Kazakh state-run oil producer KazMunayGaz (KMG) and Italy’s ENI signed on July 4 a “protocol of direct negotiations” on granting subsoil use rights for exploration and production of hydrocarbons within joint operations on Abay, an offshore area in the Kazakh segment of the Caspian Sea, the Kazakh prime minister’s website reported. On the same day, Kazakh Energy Minister Kanat Bozumbayev along with France’s Total, Oman Oil and Partex Oil signed an agreement covering their cooperation on exploiting the Dunga oil field in Kazakhstan.
The first agreement sees KMG and Eni each holding a 50% stake in the Abay block, located in the northern part of the Kazakh sector of the Caspian Sea, around 50 km away from the coast. The block will be operated by the equally Eni and KMG-owned “Isatay Operating Company”, which also operates the Isatay block in Kazakhstan. The agreement envisages drilling the first exploration well 2,500 metres deep, carrying out 2D seismic exploration covering 700 km and other exploration works worth over KZT14bn (€32.45mn), the report said. Eni will cover KMG’s share of the costs during the exploration period.
The Dunga field deal extends the term of the production sharing agreement for the field for 15 years from 2024 to 2039, allowing for it to produce 9mn more tonnes of oil. The parties also agreed to carry out the third phase of the Dunga field’s development worth $300mn, set to increase the maximum level of oil output to 850,000 tonnes per annum from the current level of 600,000 tonnes.
The project will add wells to the existing the Dunga field’s infrastructure and upgrade the associated processing plant to increase its capacity by 10% to 20,000 barrels per day by 2022.
The document also raises Kazakhstan’s share “in the section of profitable products under the Agreement on a progressive scale from the current 40% to 60% by Jan. 1, 2025”, the report said. The agreement requires the companies to supply part of the extracted oil to Kazakhstan’s domestic market and fund social infrastructure projects for at least $1mn per year.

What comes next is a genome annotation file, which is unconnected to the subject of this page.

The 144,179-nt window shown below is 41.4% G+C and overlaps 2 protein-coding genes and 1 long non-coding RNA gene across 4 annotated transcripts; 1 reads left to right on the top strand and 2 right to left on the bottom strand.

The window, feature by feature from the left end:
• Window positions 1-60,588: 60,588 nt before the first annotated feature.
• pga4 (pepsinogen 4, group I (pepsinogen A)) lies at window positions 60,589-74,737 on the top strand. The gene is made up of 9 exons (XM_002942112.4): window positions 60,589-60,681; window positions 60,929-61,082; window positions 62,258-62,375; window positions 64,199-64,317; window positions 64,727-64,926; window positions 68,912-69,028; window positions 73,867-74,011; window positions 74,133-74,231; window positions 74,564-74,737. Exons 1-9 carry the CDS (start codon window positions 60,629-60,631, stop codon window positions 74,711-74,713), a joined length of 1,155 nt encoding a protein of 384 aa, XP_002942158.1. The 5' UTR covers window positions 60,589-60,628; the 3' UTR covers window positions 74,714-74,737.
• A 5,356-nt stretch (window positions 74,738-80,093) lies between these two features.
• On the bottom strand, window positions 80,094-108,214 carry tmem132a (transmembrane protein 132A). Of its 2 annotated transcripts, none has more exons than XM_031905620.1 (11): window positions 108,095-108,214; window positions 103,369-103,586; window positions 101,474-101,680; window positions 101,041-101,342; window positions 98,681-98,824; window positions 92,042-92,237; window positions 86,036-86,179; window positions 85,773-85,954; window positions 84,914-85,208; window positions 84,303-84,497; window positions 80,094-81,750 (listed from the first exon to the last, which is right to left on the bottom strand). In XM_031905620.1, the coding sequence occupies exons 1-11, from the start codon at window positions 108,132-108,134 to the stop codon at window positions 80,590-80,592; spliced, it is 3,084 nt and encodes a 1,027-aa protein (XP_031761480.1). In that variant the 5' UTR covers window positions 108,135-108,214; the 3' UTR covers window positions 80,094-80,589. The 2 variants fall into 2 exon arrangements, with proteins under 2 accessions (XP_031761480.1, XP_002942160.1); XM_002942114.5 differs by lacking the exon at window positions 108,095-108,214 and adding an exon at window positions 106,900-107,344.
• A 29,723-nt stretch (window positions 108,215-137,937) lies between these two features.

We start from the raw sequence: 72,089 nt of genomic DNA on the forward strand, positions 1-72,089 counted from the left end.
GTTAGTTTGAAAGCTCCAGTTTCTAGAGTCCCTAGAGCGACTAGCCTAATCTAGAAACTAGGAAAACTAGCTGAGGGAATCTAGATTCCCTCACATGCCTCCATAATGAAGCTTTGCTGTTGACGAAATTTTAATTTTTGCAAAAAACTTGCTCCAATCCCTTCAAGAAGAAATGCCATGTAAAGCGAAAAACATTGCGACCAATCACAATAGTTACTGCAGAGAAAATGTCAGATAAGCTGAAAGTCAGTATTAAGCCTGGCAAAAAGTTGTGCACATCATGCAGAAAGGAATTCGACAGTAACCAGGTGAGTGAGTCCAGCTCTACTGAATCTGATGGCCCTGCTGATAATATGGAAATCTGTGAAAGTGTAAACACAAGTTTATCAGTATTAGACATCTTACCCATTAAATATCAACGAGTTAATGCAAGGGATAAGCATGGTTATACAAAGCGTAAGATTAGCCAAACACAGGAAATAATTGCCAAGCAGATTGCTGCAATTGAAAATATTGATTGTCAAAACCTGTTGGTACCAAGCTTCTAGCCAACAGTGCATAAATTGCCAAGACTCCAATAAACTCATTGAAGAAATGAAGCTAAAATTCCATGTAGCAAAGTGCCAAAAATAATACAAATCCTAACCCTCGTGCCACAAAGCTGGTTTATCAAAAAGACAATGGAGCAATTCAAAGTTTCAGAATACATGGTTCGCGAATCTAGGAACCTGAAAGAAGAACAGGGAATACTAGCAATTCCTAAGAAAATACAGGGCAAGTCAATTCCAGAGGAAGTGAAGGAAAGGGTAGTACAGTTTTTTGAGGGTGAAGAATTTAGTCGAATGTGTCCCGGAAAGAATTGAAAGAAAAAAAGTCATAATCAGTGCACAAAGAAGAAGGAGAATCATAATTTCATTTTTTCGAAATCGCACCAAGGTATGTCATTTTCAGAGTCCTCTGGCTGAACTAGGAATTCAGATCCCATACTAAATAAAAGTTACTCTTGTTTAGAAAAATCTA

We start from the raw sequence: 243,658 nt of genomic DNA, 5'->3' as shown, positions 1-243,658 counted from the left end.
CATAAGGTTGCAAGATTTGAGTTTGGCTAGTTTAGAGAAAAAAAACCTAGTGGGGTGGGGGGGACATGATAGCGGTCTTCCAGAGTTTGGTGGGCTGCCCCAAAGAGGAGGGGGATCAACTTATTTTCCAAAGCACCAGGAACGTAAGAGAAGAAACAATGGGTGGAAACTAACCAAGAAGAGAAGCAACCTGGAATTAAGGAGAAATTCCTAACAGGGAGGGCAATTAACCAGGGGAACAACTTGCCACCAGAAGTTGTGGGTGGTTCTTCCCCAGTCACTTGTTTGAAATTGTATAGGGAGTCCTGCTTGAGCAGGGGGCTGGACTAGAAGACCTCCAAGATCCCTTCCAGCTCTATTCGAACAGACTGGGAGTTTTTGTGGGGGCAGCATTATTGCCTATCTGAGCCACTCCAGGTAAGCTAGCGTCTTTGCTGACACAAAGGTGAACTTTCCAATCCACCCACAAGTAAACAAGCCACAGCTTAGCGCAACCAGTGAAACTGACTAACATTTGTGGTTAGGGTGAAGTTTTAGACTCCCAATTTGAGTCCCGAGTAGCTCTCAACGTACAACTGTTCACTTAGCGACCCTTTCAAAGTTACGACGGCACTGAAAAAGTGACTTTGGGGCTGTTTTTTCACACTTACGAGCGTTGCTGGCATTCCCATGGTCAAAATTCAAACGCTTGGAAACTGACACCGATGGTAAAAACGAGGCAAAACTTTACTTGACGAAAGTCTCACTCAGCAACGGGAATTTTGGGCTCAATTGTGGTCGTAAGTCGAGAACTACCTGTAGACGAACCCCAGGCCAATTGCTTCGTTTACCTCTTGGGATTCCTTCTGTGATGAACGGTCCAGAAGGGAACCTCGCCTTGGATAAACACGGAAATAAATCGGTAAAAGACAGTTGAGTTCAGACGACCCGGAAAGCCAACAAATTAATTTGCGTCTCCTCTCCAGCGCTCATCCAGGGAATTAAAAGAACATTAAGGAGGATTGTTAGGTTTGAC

“This low-investment-cost-per-barrel development maximizes the field’s potential and extends plateau production,” said Arnaud Breuillac, president of exploration & production at Total. “This new development phase, combined with the Dunga field license extension, helps unlock 70 MMbbl of additional reserves, which represents a significant development for Kazakhstan.”
Dunga oil field is operated by Total (60%), alongside Oman Oil Company (20%) and Partex (20%).
Thanks to the gradual economic recovery in 2017-2018, foreign investor interest in Kazakhstan has been on the rise. Though both aforementioned agreements were concentrated in the hydrocarbons sector, Kazakh authorities have been placing efforts into attracting investment into economic diversification. Much of this diversification prioritises food production and agriculture.
Among recent examples, state-run investment promotion company Kazakh Invest reported that Italian machinery producer eyeing the possibility of launching production of ploughing equipment in Kazakhstan’s Kostanay Region.
In May, largest US beef producer Tyson discussed an investment of approximately $200mn in a Kazakh plant that would form part of a potential total investment of several billion dollars later on, Financial Times reported. Tyson later said in a statement that no agreement has been formalised yet.
Earlier, Kazakh Invest announced that American transnational company AGCO is set to construct a $32mn “hybrid breeding, feed-mixing plant and feed yard” in Kazakhstan’s Pavlodar Region in partnership with a local company.
UN Food and Agriculture Organisation (FAO) signed a letter of intent on June 20 to work on developing “organic” agriculture in Kazakhstan last month.
Other areas of investment include logistics and infrastructure projects, mostly funded by China. These include recent plans by Shanghai Ace to develop its own transportation and logistics infrastructure in the “Seaport Aktau” Special Economic Zone (SEZ).